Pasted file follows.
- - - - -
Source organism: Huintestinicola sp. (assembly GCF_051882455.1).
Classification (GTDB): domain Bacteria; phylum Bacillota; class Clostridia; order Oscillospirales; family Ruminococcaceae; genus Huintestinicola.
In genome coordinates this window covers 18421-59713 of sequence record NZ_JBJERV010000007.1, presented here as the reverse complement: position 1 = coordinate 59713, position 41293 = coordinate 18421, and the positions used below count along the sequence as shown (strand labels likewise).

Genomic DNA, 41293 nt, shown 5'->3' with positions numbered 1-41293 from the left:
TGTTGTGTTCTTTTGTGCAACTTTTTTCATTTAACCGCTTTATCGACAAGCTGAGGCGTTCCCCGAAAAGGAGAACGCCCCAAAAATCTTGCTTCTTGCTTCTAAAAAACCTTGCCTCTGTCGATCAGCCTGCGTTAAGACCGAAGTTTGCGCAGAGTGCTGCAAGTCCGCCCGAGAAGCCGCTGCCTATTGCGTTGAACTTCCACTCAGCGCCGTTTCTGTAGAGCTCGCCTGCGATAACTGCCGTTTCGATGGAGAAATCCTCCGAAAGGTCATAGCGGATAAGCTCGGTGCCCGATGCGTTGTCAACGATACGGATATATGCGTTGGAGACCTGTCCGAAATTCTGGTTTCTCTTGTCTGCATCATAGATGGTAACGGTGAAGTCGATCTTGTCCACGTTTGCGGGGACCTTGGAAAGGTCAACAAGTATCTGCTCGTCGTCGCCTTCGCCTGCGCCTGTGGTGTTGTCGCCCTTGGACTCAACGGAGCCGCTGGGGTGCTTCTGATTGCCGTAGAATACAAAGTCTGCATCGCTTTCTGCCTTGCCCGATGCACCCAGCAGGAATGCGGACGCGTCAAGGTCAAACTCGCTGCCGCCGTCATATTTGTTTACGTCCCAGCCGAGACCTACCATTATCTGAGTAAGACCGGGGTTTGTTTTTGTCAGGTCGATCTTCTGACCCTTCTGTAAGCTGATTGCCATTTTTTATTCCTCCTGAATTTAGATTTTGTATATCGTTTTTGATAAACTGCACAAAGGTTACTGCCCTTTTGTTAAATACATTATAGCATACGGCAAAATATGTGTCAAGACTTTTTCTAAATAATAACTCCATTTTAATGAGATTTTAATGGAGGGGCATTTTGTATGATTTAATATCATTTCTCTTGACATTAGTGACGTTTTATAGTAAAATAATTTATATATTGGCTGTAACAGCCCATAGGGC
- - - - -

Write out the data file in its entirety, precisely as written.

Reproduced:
Source organism: Huintestinicola sp. (assembly GCF_051882455.1).
Classification (GTDB): domain Bacteria; phylum Bacillota; class Clostridia; order Oscillospirales; family Ruminococcaceae; genus Huintestinicola.
In genome coordinates this window covers 18421-59713 of sequence record NZ_JBJERV010000007.1, presented here as the reverse complement: position 1 = coordinate 59713, position 41293 = coordinate 18421, and the positions used below count along the sequence as shown (strand labels likewise).

Genomic DNA, 41293 nt, shown 5'->3' with positions numbered 1-41293 from the left:
TGTTGTGTTCTTTTGTGCAACTTTTTTCATTTAACCGCTTTATCGACAAGCTGAGGCGTTCCCCGAAAAGGAGAACGCCCCAAAAATCTTGCTTCTTGCTTCTAAAAAACCTTGCCTCTGTCGATCAGCCTGCGTTAAGACCGAAGTTTGCGCAGAGTGCTGCAAGTCCGCCCGAGAAGCCGCTGCCTATTGCGTTGAACTTCCACTCAGCGCCGTTTCTGTAGAGCTCGCCTGCGATAACTGCCGTTTCGATGGAGAAATCCTCCGAAAGGTCATAGCGGATAAGCTCGGTGCCCGATGCGTTGTCAACGATACGGATATATGCGTTGGAGACCTGTCCGAAATTCTGGTTTCTCTTGTCTGCATCATAGATGGTAACGGTGAAGTCGATCTTGTCCACGTTTGCGGGGACCTTGGAAAGGTCAACAAGTATCTGCTCGTCGTCGCCTTCGCCTGCGCCTGTGGTGTTGTCGCCCTTGGACTCAACGGAGCCGCTGGGGTGCTTCTGATTGCCGTAGAATACAAAGTCTGCATCGCTTTCTGCCTTGCCCGATGCACCCAGCAGGAATGCGGACGCGTCAAGGTCAAACTCGCTGCCGCCGTCATATTTGTTTACGTCCCAGCCGAGACCTACCATTATCTGAGTAAGACCGGGGTTTGTTTTTGTCAGGTCGATCTTCTGACCCTTCTGTAAGCTGATTGCCATTTTTTATTCCTCCTGAATTTAGATTTTGTATATCGTTTTTGATAAACTGCACAAAGGTTACTGCCCTTTTGTTAAATACATTATAGCATACGGCAAAATATGTGTCAAGACTTTTTCTAAATAATAACTCCATTTTAATGAGATTTTAATGGAGGGGCATTTTGTATGATTTAATATCATTTCTCTTGACATTAGTGACGTTTTATAGTAAAATAATTTATATATTGGCTGTAACAGCCCATAGGGC